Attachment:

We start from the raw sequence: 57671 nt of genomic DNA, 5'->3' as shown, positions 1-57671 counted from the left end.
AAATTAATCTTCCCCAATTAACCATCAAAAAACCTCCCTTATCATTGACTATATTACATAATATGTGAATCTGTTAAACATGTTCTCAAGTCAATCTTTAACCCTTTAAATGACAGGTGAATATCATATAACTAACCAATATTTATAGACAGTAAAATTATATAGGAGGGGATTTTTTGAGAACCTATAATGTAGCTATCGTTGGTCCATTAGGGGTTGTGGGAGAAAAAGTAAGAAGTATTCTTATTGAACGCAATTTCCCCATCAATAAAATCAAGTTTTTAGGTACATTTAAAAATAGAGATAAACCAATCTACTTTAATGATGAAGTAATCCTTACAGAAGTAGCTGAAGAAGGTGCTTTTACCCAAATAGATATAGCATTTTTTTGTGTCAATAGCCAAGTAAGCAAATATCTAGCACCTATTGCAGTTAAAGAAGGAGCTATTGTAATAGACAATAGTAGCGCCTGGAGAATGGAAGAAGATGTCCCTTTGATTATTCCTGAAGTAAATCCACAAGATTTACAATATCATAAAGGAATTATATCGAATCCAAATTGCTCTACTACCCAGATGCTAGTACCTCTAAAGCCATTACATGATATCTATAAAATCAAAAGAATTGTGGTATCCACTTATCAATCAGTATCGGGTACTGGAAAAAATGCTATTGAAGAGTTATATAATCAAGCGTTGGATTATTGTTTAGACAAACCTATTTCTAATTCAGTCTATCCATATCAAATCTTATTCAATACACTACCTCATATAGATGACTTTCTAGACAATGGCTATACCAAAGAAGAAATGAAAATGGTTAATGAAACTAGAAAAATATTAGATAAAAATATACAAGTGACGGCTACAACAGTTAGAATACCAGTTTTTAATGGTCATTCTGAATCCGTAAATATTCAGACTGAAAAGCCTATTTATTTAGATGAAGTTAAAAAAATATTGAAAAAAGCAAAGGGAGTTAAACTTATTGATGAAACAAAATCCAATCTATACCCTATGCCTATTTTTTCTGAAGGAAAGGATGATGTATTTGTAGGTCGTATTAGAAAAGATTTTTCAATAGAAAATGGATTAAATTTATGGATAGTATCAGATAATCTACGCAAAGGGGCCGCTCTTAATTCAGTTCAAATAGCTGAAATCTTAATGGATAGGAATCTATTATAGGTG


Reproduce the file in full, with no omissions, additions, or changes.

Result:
We start from the raw sequence: 57671 nt of genomic DNA, 5'->3' as shown, positions 1-57671 counted from the left end.
AAATTAATCTTCCCCAATTAACCATCAAAAAACCTCCCTTATCATTGACTATATTACATAATATGTGAATCTGTTAAACATGTTCTCAAGTCAATCTTTAACCCTTTAAATGACAGGTGAATATCATATAACTAACCAATATTTATAGACAGTAAAATTATATAGGAGGGGATTTTTTGAGAACCTATAATGTAGCTATCGTTGGTCCATTAGGGGTTGTGGGAGAAAAAGTAAGAAGTATTCTTATTGAACGCAATTTCCCCATCAATAAAATCAAGTTTTTAGGTACATTTAAAAATAGAGATAAACCAATCTACTTTAATGATGAAGTAATCCTTACAGAAGTAGCTGAAGAAGGTGCTTTTACCCAAATAGATATAGCATTTTTTTGTGTCAATAGCCAAGTAAGCAAATATCTAGCACCTATTGCAGTTAAAGAAGGAGCTATTGTAATAGACAATAGTAGCGCCTGGAGAATGGAAGAAGATGTCCCTTTGATTATTCCTGAAGTAAATCCACAAGATTTACAATATCATAAAGGAATTATATCGAATCCAAATTGCTCTACTACCCAGATGCTAGTACCTCTAAAGCCATTACATGATATCTATAAAATCAAAAGAATTGTGGTATCCACTTATCAATCAGTATCGGGTACTGGAAAAAATGCTATTGAAGAGTTATATAATCAAGCGTTGGATTATTGTTTAGACAAACCTATTTCTAATTCAGTCTATCCATATCAAATCTTATTCAATACACTACCTCATATAGATGACTTTCTAGACAATGGCTATACCAAAGAAGAAATGAAAATGGTTAATGAAACTAGAAAAATATTAGATAAAAATATACAAGTGACGGCTACAACAGTTAGAATACCAGTTTTTAATGGTCATTCTGAATCCGTAAATATTCAGACTGAAAAGCCTATTTATTTAGATGAAGTTAAAAAAATATTGAAAAAAGCAAAGGGAGTTAAACTTATTGATGAAACAAAATCCAATCTATACCCTATGCCTATTTTTTCTGAAGGAAAGGATGATGTATTTGTAGGTCGTATTAGAAAAGATTTTTCAATAGAAAATGGATTAAATTTATGGATAGTATCAGATAATCTACGCAAAGGGGCCGCTCTTAATTCAGTTCAAATAGCTGAAATCTTAATGGATAGGAATCTATTATAGGTG